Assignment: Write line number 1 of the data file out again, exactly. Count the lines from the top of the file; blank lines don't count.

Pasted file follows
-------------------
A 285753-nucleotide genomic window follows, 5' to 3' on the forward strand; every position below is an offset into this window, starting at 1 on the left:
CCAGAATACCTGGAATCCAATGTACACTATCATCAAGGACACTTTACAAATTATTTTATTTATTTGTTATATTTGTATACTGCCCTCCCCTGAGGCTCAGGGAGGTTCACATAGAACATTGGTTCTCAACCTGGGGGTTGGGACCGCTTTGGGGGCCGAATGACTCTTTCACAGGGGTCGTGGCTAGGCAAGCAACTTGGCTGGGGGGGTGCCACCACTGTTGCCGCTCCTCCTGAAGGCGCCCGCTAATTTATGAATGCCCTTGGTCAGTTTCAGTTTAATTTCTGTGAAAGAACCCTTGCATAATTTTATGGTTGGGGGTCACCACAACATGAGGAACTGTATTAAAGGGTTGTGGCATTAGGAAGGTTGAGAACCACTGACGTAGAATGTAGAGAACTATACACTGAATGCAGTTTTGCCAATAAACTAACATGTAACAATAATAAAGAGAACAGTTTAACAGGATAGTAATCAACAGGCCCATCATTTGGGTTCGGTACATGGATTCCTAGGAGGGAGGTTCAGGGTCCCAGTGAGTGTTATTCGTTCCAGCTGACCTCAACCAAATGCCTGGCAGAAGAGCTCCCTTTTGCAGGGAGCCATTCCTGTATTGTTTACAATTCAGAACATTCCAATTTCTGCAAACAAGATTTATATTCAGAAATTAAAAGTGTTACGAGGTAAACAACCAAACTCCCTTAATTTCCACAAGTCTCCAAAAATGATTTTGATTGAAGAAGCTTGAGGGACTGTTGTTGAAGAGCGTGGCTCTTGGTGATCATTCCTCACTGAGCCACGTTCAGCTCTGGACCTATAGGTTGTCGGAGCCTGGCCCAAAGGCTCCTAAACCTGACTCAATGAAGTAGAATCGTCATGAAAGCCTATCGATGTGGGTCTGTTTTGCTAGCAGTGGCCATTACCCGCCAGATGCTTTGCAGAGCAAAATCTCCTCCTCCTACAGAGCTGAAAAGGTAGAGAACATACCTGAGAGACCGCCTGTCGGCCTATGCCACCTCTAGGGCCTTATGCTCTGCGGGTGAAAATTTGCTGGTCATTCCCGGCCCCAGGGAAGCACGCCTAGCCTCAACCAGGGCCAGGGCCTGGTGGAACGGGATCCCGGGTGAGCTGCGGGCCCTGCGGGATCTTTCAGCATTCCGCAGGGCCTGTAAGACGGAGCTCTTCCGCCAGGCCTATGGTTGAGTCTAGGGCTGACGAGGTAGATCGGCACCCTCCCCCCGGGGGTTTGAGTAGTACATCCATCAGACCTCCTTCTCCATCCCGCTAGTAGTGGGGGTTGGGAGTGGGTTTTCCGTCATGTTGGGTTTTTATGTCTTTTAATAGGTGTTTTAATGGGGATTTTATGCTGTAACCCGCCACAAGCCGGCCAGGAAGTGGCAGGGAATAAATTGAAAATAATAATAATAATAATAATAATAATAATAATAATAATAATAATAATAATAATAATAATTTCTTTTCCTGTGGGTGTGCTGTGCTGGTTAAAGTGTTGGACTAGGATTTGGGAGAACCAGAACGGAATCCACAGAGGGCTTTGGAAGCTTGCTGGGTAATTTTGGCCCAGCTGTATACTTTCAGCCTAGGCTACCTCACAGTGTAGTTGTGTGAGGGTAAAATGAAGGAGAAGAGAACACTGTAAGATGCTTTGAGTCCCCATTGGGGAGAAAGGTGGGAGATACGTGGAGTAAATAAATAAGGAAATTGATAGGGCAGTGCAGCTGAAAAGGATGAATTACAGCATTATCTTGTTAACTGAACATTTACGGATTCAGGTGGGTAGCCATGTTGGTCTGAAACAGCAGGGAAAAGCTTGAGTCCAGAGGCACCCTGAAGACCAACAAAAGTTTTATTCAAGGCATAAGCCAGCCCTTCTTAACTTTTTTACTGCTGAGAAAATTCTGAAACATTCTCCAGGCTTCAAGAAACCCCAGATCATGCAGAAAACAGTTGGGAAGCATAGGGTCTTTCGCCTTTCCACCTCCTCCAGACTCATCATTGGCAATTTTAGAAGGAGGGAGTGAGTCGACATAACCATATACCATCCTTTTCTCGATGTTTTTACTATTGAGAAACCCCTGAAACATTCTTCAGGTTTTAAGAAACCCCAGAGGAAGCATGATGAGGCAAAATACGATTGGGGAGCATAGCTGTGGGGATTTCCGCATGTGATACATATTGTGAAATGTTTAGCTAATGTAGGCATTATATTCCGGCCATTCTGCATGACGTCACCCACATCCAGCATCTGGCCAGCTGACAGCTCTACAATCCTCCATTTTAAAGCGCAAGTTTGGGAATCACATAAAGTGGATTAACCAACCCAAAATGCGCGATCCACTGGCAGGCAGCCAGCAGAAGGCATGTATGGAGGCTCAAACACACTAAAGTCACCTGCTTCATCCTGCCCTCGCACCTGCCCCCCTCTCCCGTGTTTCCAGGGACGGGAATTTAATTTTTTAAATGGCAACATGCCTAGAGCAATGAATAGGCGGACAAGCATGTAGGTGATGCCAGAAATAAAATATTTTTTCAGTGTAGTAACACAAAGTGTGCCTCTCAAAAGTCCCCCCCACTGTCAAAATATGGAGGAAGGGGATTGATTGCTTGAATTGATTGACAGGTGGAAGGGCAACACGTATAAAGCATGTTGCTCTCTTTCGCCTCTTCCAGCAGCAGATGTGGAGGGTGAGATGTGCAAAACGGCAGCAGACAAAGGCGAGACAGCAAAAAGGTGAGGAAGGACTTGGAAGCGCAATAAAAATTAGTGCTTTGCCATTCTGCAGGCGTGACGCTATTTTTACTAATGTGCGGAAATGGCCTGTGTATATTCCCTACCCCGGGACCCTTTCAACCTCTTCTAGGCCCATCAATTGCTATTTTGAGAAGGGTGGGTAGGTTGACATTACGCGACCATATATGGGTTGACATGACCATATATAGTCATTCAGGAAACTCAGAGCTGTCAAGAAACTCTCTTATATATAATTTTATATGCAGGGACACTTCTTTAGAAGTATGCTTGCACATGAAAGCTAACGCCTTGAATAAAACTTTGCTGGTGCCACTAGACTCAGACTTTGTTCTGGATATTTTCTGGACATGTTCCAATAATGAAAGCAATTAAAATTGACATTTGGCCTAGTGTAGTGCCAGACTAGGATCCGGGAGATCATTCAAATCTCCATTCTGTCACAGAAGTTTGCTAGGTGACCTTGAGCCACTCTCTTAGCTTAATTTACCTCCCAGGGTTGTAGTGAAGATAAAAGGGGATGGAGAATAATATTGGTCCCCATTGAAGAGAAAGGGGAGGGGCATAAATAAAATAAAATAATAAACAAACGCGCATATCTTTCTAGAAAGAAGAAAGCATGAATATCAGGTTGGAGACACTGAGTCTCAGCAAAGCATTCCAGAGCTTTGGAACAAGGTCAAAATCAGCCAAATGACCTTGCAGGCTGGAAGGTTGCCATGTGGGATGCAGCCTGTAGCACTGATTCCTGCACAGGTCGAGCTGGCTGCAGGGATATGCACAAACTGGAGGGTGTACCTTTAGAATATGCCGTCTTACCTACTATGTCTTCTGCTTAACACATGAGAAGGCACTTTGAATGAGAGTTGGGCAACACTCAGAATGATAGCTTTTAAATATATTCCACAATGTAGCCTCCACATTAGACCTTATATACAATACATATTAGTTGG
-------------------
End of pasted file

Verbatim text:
A 285753-nucleotide genomic window follows, 5' to 3' on the forward strand; every position below is an offset into this window, starting at 1 on the left: